[R-sig-ME] For what can I use a correlation of fixed effects from (g)lmer?

svm steven.v.miller at gmail.com
Mon Feb 22 21:46:17 CET 2016

Hi all,

I have a question that concerns how could I possibly use a correlation of
fixed effects that comes standard with every (g)lmer call. I'll explain the
situation I'm encountering briefly.

   - I used mixed effects models mostly for cross-national survey research.
   I have both individual-level fixed effects and country-level fixed effects.
   - My interest is mostly the country-level fixed effects. The
   individual-level stuff tends to be standard "controls" that reviewers want
   to see.
   - I'm not convinced the individual-level fixed effects are entirely
   necessary. My hunch is they just make for inefficient estimates of the
   country-level fixed effects that interest me. The individual-level
   variables just create missing data problems. However, they're stuff that
   reviewers insist on seeing absent any other information about what a mixed
   effects model is doing.

I have a project (manuscript here:
https://www.dropbox.com/s/harb6ylpcxdpalr/etst.pdf?dl=0 | appendix here:
https://www.dropbox.com/s/pq8gmr7v1xvvu2h/etst-appendix.pdf?dl=0) that
reviewers rejected because the country-level fixed effects were rendered
statistically insignificant (i.e. not discernible from zero) upon the
inclusion of the individual-level variables. They said that one
individual-level attribute (which by itself contributes to listwise
deletion of 30% of the data) somehow made the country-level fixed effects
"spurious" to its inclusion. This already strikes me as a bold claim for
theoretical and statistical reasons, but here's what I did to circumvent
this claim:

   - Estimate just the country-level fixed effects.
   - Use multiple imputation to generate five full data sets and merge in
   the macro-level information after the imputation. The results for the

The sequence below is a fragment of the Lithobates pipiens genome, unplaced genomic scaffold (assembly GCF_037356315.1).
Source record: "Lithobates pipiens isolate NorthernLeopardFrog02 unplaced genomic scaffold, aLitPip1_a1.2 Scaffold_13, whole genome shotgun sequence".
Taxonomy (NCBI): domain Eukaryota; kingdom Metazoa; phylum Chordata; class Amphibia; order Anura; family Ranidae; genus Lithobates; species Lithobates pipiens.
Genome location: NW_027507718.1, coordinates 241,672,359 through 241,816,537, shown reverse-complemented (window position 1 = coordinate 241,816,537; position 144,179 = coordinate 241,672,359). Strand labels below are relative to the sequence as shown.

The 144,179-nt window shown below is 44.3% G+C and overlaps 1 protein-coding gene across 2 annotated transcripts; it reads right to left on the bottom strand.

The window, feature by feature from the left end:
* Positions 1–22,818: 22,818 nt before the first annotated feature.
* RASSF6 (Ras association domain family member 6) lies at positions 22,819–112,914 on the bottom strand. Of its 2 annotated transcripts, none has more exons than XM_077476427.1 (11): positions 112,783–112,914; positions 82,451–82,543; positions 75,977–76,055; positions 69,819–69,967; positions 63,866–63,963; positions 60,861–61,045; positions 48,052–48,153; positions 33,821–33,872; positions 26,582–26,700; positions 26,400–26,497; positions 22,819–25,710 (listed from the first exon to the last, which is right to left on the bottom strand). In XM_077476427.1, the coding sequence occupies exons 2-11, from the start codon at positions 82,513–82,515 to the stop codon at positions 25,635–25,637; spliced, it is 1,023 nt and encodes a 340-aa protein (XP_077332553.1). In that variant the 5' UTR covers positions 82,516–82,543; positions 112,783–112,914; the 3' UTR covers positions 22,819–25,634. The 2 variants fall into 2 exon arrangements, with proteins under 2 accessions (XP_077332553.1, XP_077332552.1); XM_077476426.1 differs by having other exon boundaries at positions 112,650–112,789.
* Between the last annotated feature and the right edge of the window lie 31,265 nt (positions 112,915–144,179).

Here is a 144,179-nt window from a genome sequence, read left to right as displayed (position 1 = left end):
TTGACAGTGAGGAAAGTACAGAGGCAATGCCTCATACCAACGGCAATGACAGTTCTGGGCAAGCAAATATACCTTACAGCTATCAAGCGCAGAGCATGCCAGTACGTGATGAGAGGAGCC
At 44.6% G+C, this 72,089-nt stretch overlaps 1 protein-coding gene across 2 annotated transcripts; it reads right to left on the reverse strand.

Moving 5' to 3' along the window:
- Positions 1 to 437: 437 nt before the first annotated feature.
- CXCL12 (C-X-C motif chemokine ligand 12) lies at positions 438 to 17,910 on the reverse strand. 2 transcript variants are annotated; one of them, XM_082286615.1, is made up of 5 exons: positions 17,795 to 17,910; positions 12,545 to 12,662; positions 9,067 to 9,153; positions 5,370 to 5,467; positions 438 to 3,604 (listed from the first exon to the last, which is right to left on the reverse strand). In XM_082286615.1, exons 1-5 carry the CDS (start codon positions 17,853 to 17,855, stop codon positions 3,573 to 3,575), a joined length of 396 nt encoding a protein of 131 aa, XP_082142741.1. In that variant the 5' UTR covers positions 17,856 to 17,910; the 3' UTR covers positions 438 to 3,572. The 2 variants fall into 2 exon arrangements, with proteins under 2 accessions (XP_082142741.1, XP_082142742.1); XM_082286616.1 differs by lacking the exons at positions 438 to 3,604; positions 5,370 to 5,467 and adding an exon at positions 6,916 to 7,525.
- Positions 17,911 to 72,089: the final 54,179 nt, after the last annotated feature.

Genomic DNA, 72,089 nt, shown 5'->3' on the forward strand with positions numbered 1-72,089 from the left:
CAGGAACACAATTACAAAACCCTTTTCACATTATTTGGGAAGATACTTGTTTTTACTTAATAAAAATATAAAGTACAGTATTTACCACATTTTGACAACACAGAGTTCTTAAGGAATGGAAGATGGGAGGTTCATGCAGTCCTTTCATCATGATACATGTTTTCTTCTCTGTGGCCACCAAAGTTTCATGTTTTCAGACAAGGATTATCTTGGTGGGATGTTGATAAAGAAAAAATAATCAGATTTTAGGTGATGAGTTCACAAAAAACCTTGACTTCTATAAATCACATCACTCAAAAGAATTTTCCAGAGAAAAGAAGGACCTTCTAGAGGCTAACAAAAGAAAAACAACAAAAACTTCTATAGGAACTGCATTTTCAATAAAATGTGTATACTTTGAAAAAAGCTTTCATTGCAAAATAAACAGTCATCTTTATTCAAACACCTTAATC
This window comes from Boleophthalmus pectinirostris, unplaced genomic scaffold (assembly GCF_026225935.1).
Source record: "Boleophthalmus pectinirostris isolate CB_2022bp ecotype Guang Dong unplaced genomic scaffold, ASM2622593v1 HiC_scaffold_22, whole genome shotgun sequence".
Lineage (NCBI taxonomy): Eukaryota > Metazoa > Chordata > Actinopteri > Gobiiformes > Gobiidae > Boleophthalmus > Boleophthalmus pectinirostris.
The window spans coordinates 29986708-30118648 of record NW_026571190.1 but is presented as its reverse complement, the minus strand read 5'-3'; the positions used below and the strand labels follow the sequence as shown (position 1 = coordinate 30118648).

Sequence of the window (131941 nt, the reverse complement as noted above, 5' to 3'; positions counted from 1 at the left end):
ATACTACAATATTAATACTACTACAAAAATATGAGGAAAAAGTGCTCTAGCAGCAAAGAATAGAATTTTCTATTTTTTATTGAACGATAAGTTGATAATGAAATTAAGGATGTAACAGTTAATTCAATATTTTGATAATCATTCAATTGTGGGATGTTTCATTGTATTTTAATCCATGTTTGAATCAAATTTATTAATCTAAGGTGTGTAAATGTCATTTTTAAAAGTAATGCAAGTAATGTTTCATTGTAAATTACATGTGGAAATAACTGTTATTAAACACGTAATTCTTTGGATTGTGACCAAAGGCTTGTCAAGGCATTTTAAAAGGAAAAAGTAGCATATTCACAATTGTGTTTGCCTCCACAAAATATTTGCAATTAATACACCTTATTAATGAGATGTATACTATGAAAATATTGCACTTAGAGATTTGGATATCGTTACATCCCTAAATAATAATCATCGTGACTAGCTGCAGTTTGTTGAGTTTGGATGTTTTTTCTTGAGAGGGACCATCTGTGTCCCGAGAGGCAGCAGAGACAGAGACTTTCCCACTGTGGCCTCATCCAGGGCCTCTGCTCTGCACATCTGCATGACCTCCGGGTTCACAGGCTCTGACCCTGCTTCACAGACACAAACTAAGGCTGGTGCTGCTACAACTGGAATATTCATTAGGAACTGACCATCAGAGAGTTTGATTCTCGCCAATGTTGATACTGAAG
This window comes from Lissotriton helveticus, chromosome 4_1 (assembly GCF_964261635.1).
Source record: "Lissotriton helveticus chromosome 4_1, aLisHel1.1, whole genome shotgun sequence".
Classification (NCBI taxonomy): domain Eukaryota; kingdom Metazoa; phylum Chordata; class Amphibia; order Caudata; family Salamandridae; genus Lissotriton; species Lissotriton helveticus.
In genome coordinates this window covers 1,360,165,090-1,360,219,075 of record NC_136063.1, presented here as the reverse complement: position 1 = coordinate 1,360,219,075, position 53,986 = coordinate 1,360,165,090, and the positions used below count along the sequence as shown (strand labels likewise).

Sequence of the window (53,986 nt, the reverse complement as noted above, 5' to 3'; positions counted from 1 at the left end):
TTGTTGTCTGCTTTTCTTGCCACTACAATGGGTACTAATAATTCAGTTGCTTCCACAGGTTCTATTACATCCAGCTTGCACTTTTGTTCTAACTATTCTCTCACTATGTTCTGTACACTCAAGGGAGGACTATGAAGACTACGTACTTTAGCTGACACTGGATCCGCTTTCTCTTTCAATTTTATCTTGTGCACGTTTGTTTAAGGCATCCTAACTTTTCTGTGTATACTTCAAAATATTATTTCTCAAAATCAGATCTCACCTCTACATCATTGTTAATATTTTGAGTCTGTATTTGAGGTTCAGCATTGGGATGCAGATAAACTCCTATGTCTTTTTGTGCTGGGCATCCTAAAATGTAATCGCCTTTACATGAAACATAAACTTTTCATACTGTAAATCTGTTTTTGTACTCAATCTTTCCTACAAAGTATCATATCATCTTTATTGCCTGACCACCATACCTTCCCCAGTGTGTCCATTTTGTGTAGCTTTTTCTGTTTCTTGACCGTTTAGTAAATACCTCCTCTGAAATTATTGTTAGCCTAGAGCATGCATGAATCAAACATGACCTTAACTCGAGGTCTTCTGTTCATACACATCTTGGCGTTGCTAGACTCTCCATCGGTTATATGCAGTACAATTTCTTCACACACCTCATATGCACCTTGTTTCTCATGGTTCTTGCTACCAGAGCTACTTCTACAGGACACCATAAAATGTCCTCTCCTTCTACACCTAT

country-level fixed effects were almost identical to the analyses with just
   the country-level fixed effects.
   - Omit the offending individual-level variables that contribute the most
   missingness. These results were consistent with the results from the other
   two estimation strategies.

However, the reviewers just didn't buy it and torpedoed the manuscript.

Is this something that the correlation of fixed effects could be useful in
addressing? Here's the correlation of fixed effects (without the
intercepts) for the analysis in question. In this analysis, the three
variables at the bottom row (i.e. the two threat indices and the level of
democracy) are the country-level variables for this cross-national survey
analysis. The other variables are individual-level attributes. It's worth
reiterating that every variable that is not binary is scaled by two
standard deviations to create a meaningful zero.


Notice that the bottom-left quadrant is entirely white (i.e. the
correlation of the individual-level fixed effects with the country-level
fixed effects is basically zero). Is this telling me that the correlation
for any one individual-level fixed effect and a country-level fixed effect
is almost zero (i.e. they have almost no bearing on each other)? The most
I've seen anyone discuss this correlation matrix is here:


It is an approximate correlation of the estimator of the fixed
effects.  (I include the word "approximate" because I should but in
this case the approximation is very good.)  I'm not sure how to
explain it better than that.  Suppose that you took an MCMC sample
from the parameters in the model, then you would expect the sample of
the fixed-effects parameters to display a correlation structure like
this matrix.

and here (

The "correlation of fixed effects" output doesn't have the intuitive
meaning that most would ascribe to it. Specifically, is not about the
correlation of the variables (as OP notes). It is in fact about the
expected correlation of the regression coefficients. Although this may
speak to multicollinearity it does not necessarily.

I should add that I've estimated hundreds of mixed effects models with
individual-level and country-level variables and they all have fixed
effects correlation matrices that resemble these. I have a strong hunch
that individual-level variables don't meaningfully influence the parameter
estimates for country-level variables beyond inefficiency introduced by
missing data. In research projects where individual-level attributes don't
concern the project, I'd like to ignore them for that reason. They just
create estimation problems and slow down computation.

I might be mistaken, which is why I ask here. I thank you for your time.

- Steve

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